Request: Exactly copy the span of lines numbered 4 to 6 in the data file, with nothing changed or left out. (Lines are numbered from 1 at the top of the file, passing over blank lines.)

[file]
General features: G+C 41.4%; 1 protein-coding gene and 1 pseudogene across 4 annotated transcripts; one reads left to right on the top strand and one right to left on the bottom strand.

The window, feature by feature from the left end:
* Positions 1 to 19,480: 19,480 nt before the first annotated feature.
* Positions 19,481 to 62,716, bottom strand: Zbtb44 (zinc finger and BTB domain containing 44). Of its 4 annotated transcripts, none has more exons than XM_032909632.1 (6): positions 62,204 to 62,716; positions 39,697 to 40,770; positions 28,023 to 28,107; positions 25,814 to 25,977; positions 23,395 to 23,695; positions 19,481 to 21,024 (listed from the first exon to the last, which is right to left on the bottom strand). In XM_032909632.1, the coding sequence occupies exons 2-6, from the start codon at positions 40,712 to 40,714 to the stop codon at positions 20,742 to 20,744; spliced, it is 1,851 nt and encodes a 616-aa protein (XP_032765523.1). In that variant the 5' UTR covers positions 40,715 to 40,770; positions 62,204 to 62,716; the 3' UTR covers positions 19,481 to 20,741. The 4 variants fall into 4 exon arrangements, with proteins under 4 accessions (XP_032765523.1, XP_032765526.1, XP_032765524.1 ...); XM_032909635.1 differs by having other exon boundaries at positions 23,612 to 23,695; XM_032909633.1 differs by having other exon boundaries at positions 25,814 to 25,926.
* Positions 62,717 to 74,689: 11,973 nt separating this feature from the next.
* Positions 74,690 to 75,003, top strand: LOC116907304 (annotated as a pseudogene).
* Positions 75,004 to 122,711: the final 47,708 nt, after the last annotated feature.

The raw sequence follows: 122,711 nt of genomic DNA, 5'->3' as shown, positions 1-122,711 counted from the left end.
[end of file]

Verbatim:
* Positions 19,481 to 62,716, bottom strand: Zbtb44 (zinc finger and BTB domain containing 44). Of its 4 annotated transcripts, none has more exons than XM_032909632.1 (6): positions 62,204 to 62,716; positions 39,697 to 40,770; positions 28,023 to 28,107; positions 25,814 to 25,977; positions 23,395 to 23,695; positions 19,481 to 21,024 (listed from the first exon to the last, which is right to left on the bottom strand). In XM_032909632.1, the coding sequence occupies exons 2-6, from the start codon at positions 40,712 to 40,714 to the stop codon at positions 20,742 to 20,744; spliced, it is 1,851 nt and encodes a 616-aa protein (XP_032765523.1). In that variant the 5' UTR covers positions 40,715 to 40,770; positions 62,204 to 62,716; the 3' UTR covers positions 19,481 to 20,741. The 4 variants fall into 4 exon arrangements, with proteins under 4 accessions (XP_032765523.1, XP_032765526.1, XP_032765524.1 ...); XM_032909635.1 differs by having other exon boundaries at positions 23,612 to 23,695; XM_032909633.1 differs by having other exon boundaries at positions 25,814 to 25,926.
* Positions 62,717 to 74,689: 11,973 nt separating this feature from the next.
* Positions 74,690 to 75,003, top strand: LOC116907304 (annotated as a pseudogene).